Compete with Caution: The Limits of Greening Behavior with Competitions

green competition

When an organisation decides to go green, the first question is the simplest: How do we do it?

Often, one of the first answers to come to mind is to host a competition. In fact, do a web search for “going green”, and you’ll come up with all sorts of suggestions about competitions to hold: electronics recycling, dead battery drives, plastic bag collection, and more.

This is quite understandable: competitions can be flashy, are easy to publicise, and bestow the all-important gift of bragging rights on the winner. But are they the best way to change behaviour?

The answer, in short: it depends on what you’re looking for. If you need something big that can break old habits and will be highly visible, then competitions are a great tool. However, if you want lasting behaviour change, there are better alternatives. Why is this?

Competitions can change behaviour – but this change is often very short-lived1. This is because competitions are often self-contained events, where the point of the competition is to compete rather than to promote another goal, like going green. Another limiting factor is that the goal of a competition is usually to earn some sort of prize – not permanently change behaviour. Even if people have to change their behaviour in the short-term to win the competition, it’s been shown that participating in a competition does little to change behaviour in the long term.

I consulted with one company who had staged a competition to get their employees to shut down their computers at the end of the day. The prize? An extra two days paid time off for the department that did the best job. As you might imagine, the competition was a rousing success – until it was over. Soon after, employees went back to their power-wasteful habits. Brief interviews with the employees showed the reason: many were being green in the hopes of an extended holiday, not because of any real want to go green.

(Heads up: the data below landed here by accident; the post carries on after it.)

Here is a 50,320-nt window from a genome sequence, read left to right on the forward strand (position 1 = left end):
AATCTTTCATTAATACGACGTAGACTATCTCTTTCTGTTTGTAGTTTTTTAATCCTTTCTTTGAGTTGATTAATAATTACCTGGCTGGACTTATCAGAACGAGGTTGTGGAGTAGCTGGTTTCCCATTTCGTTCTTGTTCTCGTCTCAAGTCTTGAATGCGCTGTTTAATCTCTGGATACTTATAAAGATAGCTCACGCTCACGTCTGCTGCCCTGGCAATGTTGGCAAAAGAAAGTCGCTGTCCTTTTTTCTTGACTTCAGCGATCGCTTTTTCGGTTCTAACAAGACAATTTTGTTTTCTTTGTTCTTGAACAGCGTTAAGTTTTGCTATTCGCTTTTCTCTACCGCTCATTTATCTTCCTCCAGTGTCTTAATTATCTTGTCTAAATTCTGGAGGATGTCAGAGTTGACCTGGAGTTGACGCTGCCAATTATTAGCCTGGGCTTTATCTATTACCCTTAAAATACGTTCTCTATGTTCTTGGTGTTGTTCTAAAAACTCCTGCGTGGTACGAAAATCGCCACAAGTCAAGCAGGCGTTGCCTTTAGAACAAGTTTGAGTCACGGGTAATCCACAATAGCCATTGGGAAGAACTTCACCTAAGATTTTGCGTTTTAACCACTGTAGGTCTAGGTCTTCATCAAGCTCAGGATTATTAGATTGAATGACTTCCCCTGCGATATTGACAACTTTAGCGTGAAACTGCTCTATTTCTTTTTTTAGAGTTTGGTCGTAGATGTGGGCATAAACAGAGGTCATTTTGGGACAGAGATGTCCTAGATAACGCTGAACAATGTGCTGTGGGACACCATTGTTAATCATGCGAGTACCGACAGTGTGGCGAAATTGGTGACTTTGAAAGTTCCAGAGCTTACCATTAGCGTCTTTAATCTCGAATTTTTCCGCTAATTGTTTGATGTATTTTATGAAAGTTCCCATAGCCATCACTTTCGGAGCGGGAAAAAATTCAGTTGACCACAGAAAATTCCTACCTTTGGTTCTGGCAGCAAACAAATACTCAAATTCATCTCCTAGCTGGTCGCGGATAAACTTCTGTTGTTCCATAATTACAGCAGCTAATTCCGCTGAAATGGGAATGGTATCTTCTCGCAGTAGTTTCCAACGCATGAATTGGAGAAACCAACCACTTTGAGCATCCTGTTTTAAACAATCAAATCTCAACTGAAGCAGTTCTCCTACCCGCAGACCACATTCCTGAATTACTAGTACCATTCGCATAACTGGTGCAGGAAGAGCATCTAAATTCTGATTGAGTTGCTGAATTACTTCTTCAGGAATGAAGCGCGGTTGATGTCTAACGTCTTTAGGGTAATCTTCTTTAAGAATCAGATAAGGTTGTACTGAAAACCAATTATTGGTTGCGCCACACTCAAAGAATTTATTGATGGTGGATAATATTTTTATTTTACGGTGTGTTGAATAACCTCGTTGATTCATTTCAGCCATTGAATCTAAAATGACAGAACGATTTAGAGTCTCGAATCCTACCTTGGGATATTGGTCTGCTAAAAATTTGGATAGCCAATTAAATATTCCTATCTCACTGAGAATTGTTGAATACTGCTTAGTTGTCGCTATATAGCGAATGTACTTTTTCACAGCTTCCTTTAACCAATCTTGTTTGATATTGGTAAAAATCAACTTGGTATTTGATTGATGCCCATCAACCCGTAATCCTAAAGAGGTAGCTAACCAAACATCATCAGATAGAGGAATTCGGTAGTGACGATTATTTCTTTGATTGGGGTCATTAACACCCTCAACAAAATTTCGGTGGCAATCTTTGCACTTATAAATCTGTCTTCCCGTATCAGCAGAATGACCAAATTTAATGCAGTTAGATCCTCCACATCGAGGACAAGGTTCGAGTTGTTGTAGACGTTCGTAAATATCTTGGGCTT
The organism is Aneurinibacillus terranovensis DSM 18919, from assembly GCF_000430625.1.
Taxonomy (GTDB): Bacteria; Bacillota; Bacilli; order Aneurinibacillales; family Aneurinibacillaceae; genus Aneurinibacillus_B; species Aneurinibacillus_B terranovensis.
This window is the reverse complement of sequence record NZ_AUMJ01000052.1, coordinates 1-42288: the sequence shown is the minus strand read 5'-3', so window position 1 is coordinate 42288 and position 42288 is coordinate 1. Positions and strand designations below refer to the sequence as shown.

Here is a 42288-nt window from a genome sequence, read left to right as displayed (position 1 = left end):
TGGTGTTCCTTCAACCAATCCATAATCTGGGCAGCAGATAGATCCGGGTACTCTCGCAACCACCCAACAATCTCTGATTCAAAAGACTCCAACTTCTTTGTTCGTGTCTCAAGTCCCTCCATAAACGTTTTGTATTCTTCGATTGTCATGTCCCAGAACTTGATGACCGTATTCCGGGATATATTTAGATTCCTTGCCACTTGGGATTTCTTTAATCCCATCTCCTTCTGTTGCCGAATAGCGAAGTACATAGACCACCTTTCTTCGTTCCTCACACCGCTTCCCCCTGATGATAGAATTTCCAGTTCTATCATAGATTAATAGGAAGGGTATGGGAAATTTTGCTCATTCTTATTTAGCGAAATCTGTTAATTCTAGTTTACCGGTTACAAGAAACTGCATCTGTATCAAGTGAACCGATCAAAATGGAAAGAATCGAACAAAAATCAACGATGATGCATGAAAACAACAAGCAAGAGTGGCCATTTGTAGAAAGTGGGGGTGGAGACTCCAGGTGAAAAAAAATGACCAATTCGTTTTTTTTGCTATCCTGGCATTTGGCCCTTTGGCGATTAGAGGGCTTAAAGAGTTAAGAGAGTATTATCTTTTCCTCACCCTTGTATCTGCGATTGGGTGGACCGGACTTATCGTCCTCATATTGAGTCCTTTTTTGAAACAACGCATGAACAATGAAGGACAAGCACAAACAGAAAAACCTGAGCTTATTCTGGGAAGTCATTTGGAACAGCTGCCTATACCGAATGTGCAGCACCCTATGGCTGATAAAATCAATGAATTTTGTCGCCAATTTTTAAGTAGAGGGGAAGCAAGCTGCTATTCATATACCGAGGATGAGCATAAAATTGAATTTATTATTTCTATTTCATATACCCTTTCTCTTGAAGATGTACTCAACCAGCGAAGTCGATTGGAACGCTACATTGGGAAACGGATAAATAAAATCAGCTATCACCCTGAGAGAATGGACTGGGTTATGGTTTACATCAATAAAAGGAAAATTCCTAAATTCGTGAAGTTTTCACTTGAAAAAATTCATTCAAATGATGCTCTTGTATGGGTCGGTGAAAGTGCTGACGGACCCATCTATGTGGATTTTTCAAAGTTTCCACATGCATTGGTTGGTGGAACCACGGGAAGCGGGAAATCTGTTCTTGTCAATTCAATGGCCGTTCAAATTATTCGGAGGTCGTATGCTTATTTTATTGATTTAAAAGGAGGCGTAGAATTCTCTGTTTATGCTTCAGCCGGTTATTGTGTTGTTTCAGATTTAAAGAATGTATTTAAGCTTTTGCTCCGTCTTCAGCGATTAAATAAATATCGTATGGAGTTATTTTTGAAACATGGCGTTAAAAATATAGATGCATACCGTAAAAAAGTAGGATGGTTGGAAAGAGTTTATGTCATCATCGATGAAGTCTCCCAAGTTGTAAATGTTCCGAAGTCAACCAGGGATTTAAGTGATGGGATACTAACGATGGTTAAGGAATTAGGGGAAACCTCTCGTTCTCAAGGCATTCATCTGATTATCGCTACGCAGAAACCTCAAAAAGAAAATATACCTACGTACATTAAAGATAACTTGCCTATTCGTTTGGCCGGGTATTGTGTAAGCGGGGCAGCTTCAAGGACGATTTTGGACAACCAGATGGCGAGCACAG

So what happened? Academic psychologists have discovered that extrinsic (or outside) forces are less motivating in the long run than intrinsic (self-derived) forces2. In fact, having extrinsic forces as a motivator can even backfire, causing a dependency on the reward to get the desired behaviour.

Think about training a dog to do a trick: giving them a treat every time they roll over teaches them to expect a treat for doing what you want them to. In the same vein, competitions can drive people to expect ‘treats’ for doing the right thing. Instead of treating people like animals, it’s a much better strategy to help them find self-driven reasons to go green – a topic we will talk about in a future post.

Knowing the limits of competitions, what are they good for?

A well-done competition can definitely have an impact. First, they can provide a bit of a ‘shock’ to an organisation. If non-green habits are ingrained in a group, it can be hard to bring attention to what needs to change – competitions can help highlight when and how to change behaviour. RecycleMania ( is a great example of a competition that is visible and gets people motivated.

Second, they are a great tool to build camaraderie. If you have a group of relatively new people and want them to unite, competitions can help do this. Finally, competitions are a great way to produce bursts of short-term behaviour change – but they usually require some sort of incentive, as noted above.

Anyone looking to get people to go green should know that competitions are only one of many tools that can be used to change behaviour, and like any tool, should be used in the right situation.


  1. When you are hoping for a long-term change in green behaviour
  2. When you are trying to encourage people to find internal reasons to go green
  3. When you have limited resources to get people to go green


  1. To help ‘shake things up’
  2. To help encourage groups cohesion
  3. To stimulate short-term boosts in green behaviour


1. Mackenzie-Mohr, D. M. (2011). Fostering Sustainable Behavior: An Introduction to Community-Based Social Marketing. Vancouver: New Society Publishers.

2. Sansone, C. & Harackiewicz, J.M. (eds) (2000). Intrinsic and Extrinsic Motivation: The Search for Optimal Motivation and Performance. New York: Academic Press.

IanTingen (1 Posts)

Ian Tingen is a social scientist and author based in southern California, U.S.A.

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